National Geographic Emerging Explorer and underwater archaeologist Guillermo de Anda dives into remote, flooded caves and cenotes (sinkholes) in Mexico, searching for signs of the ancient Maya.
Guillermo de Anda
Not all Maya ruins are picturesque temples that rise
above the landscape and reach to the clouds. Some lie hundreds of feet
belowground in the watery depths of remote, flooded caves. Why did the
ancient Maya exert such incredible effort to build within these
dangerous, virtually inaccessible labyrinths? And how? Underwater
archaeologist Guillermo de Anda descends into the darkness laden with
ropes, scuba gear, and curiosity to tell their remarkable story.
thousands of caves and cenotes (sinkholes) lacing the Yucatán Peninsula
landscape, how does de Anda target prime sites to explore? He began by
diving into a 450-year-old book filled with testimony from the Spanish
Inquisition. Zealous to eradicate the Maya's religious practice of human
sacrifice, Spaniards interrogated and tortured Indians to elicit
locations of cenotes where ceremonies took place.
recorded names of villages and descriptions of priests going out of
their way to reach specific cenotes that held special religious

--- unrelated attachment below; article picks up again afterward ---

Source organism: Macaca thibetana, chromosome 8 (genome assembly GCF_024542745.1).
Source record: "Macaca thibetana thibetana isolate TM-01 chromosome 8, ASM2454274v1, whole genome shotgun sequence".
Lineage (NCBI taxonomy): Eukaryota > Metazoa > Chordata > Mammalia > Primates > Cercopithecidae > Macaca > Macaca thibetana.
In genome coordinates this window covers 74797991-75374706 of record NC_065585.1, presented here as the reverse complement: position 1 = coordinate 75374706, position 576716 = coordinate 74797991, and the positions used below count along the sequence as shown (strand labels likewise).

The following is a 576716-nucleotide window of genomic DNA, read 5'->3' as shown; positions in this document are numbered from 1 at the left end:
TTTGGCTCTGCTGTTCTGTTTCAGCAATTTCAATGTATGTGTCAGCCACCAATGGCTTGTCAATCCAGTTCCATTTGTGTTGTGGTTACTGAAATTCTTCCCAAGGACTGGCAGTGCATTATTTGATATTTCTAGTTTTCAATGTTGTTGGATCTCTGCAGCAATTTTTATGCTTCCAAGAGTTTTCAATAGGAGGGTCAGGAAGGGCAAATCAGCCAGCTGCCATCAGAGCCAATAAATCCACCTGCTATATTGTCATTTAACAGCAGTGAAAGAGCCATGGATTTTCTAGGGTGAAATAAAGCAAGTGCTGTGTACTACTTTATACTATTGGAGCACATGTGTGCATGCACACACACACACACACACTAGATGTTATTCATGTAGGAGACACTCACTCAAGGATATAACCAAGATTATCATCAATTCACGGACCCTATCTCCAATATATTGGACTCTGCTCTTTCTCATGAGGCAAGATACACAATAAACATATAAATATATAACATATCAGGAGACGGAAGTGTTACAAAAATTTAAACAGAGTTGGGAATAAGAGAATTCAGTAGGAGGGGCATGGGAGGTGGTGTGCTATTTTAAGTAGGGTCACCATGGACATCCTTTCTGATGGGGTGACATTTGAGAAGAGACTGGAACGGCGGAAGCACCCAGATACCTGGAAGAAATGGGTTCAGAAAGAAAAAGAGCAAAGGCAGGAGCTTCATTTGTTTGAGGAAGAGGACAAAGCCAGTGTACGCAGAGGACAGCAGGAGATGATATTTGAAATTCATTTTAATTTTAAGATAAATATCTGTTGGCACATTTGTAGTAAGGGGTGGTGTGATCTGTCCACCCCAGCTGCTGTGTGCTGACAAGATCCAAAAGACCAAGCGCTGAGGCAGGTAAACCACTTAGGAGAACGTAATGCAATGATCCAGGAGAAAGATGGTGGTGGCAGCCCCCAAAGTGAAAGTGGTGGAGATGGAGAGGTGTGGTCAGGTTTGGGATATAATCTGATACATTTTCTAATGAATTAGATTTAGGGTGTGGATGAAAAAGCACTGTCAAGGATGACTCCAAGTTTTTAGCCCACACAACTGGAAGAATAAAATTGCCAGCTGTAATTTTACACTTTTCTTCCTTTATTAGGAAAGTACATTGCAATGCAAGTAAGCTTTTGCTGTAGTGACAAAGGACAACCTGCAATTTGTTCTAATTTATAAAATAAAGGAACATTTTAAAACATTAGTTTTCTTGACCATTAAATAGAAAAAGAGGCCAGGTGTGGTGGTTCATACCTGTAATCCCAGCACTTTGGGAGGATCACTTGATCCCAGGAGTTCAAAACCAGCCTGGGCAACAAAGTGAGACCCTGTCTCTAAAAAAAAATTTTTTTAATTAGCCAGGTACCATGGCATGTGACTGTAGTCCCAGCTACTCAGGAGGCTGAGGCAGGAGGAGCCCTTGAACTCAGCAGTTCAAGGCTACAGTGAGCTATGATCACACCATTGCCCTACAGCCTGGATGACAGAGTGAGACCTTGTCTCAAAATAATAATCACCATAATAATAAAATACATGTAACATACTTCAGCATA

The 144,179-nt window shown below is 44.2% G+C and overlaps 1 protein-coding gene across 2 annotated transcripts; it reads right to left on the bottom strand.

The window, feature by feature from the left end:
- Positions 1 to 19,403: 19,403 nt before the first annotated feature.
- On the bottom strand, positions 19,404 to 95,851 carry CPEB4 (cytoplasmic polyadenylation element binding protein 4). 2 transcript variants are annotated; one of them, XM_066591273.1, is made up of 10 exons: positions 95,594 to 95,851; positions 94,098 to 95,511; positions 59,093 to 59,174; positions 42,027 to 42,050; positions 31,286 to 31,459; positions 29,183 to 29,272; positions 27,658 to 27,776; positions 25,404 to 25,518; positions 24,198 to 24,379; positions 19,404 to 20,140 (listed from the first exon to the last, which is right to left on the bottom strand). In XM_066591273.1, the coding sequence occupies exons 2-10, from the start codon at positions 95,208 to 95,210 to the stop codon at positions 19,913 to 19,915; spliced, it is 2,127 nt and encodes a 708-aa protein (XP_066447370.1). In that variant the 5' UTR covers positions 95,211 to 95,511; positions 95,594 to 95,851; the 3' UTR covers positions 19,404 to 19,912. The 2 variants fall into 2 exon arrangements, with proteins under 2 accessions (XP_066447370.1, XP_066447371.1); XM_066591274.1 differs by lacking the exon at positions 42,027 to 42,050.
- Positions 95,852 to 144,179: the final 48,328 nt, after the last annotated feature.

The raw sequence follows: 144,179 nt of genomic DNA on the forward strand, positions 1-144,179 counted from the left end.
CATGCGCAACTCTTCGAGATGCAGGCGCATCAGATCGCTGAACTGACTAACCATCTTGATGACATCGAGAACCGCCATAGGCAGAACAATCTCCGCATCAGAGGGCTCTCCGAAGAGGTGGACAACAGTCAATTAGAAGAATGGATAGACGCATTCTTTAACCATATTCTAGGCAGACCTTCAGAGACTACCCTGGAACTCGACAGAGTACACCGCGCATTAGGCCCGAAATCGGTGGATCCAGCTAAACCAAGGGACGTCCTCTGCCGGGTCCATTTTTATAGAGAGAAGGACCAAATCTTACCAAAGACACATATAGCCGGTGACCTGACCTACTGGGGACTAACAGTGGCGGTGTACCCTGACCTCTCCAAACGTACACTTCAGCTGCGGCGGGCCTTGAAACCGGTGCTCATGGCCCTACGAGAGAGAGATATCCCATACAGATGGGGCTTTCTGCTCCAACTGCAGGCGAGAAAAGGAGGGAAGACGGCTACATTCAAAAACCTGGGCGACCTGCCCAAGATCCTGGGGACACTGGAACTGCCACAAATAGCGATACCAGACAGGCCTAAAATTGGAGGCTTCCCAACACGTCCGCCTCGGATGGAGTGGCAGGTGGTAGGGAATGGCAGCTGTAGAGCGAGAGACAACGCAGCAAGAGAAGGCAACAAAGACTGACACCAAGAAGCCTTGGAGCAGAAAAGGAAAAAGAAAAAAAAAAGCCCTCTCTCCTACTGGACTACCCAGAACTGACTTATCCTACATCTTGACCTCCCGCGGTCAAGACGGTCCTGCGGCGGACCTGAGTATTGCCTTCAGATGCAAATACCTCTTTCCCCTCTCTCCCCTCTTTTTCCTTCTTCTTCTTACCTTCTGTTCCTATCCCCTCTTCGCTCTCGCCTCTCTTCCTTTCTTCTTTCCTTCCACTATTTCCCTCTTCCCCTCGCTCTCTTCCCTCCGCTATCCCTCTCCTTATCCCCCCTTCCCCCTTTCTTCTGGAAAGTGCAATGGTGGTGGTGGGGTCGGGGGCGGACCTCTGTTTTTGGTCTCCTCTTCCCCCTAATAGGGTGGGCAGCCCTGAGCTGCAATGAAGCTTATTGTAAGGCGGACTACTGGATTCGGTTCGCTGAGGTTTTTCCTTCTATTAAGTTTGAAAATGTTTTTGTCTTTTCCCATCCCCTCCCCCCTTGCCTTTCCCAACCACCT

significance, places where people had worshiped for centuries," de Anda
reports. He was the very first to connect the dots between Inquisition
testimony, sacred texts, and mysterious remains discovered in caves. The
puzzle his detective work seeks to solve depends on his skills as an
archaeology scholar, an expert in human bones, and a high-level cave
"Exploring these caves is very demanding," he
admits. "The ancient Maya liked to make it hard; they searched for
extremely distant places. So we know the harder it is to get there, the
better our findings may be."
De Anda's team of four disappears
into caves for 12 or more hours at a time, draped with equipment,
hacking apart overgrown entrances, rappelling down 100-foot vertical
drops, diving into 200-foot pools, swimming horizontally along narrow
passageways, squeezing through tiny openings, dodging swarms of bats,
crawling on floors moving with snakes and scorpions, and never
forgetting how to find their way out.
"When we literally reach the